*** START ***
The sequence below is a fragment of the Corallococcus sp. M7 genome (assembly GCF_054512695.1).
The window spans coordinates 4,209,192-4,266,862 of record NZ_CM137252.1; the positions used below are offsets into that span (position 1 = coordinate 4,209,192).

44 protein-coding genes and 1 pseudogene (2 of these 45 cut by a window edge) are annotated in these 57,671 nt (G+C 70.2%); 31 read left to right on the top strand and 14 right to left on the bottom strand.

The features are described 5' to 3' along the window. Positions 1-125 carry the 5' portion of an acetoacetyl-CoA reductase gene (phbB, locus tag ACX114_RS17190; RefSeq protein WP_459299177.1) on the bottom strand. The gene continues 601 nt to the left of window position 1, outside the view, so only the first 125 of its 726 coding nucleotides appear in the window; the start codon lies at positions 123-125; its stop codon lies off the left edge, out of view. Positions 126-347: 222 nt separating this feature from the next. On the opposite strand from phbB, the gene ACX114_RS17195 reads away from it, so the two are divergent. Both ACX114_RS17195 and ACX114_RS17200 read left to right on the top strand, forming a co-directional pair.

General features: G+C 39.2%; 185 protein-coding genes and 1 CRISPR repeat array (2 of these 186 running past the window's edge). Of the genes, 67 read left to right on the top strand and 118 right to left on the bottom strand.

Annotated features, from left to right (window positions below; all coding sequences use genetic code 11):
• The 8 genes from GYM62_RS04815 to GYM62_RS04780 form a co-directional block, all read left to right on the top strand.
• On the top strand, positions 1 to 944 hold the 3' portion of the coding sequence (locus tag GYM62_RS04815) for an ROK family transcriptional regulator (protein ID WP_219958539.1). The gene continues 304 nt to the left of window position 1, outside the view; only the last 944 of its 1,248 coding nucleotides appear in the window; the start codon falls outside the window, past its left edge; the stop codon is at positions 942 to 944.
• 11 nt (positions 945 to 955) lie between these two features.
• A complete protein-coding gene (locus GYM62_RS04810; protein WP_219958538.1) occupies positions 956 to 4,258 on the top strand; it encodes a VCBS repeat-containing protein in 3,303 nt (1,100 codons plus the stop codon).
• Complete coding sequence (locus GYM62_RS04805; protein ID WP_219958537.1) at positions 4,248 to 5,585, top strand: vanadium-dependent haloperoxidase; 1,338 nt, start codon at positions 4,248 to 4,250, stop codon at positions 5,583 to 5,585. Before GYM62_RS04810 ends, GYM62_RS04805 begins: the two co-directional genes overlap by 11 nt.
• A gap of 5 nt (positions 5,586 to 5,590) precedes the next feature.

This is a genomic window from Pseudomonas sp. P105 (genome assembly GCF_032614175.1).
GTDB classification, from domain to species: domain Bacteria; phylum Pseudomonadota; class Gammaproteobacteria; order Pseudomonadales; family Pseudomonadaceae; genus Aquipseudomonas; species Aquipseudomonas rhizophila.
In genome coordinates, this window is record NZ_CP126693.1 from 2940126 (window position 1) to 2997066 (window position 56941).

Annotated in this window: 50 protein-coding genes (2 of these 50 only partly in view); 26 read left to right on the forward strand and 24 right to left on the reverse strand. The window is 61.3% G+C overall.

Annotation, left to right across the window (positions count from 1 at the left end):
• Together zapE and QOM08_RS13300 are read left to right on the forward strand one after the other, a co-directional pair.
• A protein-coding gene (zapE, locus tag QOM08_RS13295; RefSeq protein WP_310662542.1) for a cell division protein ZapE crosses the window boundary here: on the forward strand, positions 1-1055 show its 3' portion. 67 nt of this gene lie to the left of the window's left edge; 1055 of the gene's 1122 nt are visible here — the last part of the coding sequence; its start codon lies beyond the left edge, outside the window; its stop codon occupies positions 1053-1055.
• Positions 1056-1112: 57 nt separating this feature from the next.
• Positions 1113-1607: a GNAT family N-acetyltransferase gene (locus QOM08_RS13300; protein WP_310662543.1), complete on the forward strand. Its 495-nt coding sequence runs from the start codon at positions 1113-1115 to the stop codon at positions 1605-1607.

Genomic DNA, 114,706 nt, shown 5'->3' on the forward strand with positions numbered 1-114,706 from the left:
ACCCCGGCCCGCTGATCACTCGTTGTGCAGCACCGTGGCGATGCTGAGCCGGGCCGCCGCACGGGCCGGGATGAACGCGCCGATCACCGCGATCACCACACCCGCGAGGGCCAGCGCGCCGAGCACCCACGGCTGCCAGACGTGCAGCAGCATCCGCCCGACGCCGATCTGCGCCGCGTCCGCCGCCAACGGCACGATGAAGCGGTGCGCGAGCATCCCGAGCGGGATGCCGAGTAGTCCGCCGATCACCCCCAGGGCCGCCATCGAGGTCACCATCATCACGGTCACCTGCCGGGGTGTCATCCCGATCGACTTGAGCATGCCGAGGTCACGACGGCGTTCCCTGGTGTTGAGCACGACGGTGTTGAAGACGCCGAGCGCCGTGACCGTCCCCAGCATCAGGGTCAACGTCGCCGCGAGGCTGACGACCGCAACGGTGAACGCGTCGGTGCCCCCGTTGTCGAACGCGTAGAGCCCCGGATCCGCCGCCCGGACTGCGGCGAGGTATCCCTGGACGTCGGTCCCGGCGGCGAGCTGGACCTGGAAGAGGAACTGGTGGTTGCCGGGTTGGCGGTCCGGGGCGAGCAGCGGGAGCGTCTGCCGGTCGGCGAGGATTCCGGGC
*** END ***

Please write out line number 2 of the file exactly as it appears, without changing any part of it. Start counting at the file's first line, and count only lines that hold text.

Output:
The window spans coordinates 4,209,192-4,266,862 of record NZ_CM137252.1; the positions used below are offsets into that span (position 1 = coordinate 4,209,192).